A Folder from Bob

A Folder from Bob

Last weekend I found myself standing in The Rodder’s Journal booth at the Grand National Roadster Show swept up in a flurry of activity. Customers here, cars there and a seemingly never-ending vortex of questions and answers flying at a never-before-seen pace. Sell this. ’Gram that. It was an information overload. My head was spinning.

Anyone who has ever sold anything can tell you that there’s nothing better than a busy booth. I agree with that 100%, but in my book one thing tops it—and that’s catching up with old friends you haven’t seen in months. Over in Building Four in Pomona, I got the opportunity to hang out with my old friend Bob Galbraith.

You see, Bob’s a longtime hot rodder best known for founding New Port Engineering in Washington, Missouri. I’ve called him a “Diehard Model A Fan” in print before, so it’s only natural that he contacted me a few weeks prior to the show with his list of all-time favorite Model A’s that should be considered for their 90th anniversary display at the Roadster Show. He lives and breathes this stuff, and he assembled one hell of a list.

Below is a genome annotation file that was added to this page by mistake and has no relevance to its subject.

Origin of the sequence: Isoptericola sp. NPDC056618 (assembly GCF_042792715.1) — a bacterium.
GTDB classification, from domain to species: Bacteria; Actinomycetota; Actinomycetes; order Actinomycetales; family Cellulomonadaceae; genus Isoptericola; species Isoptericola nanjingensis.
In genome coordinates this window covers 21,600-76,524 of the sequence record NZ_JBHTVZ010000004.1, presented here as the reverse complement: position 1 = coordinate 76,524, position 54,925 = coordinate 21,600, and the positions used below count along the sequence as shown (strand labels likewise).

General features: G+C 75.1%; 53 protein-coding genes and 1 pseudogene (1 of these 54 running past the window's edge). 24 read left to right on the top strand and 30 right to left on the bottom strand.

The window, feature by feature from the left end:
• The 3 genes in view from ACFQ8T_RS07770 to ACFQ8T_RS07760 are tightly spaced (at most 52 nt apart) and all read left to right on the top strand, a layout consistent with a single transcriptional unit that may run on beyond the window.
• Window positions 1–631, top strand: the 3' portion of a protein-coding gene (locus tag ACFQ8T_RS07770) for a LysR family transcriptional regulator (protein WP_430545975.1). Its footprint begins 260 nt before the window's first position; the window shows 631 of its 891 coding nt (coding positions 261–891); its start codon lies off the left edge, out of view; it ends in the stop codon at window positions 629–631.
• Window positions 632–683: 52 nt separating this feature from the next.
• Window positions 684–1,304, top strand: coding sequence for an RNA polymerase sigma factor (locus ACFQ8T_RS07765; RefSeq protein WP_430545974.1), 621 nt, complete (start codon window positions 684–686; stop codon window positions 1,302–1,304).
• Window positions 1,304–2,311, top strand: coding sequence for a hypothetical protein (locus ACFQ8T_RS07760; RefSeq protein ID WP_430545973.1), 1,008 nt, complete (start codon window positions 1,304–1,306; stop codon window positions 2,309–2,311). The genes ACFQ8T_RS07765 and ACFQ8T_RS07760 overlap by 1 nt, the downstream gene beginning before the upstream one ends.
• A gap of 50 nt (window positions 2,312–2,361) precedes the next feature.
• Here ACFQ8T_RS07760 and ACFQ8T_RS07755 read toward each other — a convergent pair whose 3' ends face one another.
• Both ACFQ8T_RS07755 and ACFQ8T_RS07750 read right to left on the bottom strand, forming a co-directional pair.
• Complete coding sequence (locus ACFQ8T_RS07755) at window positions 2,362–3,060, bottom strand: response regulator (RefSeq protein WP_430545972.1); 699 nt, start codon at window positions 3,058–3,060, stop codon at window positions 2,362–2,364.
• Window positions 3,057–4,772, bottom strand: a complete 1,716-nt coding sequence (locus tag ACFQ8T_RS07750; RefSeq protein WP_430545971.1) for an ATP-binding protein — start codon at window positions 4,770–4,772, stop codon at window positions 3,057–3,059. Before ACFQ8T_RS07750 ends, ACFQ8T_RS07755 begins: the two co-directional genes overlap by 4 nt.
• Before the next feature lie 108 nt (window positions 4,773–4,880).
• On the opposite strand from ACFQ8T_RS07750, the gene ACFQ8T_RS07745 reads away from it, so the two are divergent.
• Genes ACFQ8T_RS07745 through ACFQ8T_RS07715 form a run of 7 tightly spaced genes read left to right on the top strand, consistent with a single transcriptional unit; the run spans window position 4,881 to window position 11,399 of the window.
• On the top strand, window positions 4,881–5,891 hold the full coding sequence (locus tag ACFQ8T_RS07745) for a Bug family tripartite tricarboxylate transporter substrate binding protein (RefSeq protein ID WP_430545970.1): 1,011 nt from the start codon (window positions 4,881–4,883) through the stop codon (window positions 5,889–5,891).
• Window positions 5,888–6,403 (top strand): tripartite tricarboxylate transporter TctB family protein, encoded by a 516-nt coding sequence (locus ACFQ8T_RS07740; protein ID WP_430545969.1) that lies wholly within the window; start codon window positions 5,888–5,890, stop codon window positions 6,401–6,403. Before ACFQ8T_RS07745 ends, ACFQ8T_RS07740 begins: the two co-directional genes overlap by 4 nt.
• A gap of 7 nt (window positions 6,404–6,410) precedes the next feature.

I’ve known Bob for several years now, and we always like shooting the breeze about everything from early Fords and Triumph motorcycles to the neon signs of Columbia, Missouri. He has an encyclopedic knowledge of vintage Midgets and Halibrand componentry, and I enjoy hearing his stories about road tripping to the early Street Rod Nationals in vintage tin. He’s one of those people with an infectious enthusiasm for whatever he’s working on, whether it’s an early quickchange or the bodywork on his ’29 Model A panel truck. If you’ve ever met him, you know what I’m talking about.

Bob knows I’m an early Ford fanatic too, so this time he brought a folder to the booth filled with photos he thought I would appreciate. We’re not talking some manila envelope here—this was a vintage Ted Brown Chassis catalog-turned-folder (which is a story for another day). Opening it up, I knew I was in for a treat.

Inside, I found snapshots of plenty of cars I recognized and a handful of cars I didn’t. These were the hot rods that inspired Bob’s projects in the ’70s and continue to influence him to this day. He took some of these photos more than 40 years ago, and I thoroughly enjoyed looking through them and taking mental notes. This is an often-overlooked chapter of hot rodding history, and I’m thankful I have a friend like Bob to fill in the details.

Joey Ukrop

 Photos from the Bob Galbraith collection, captions by Bob


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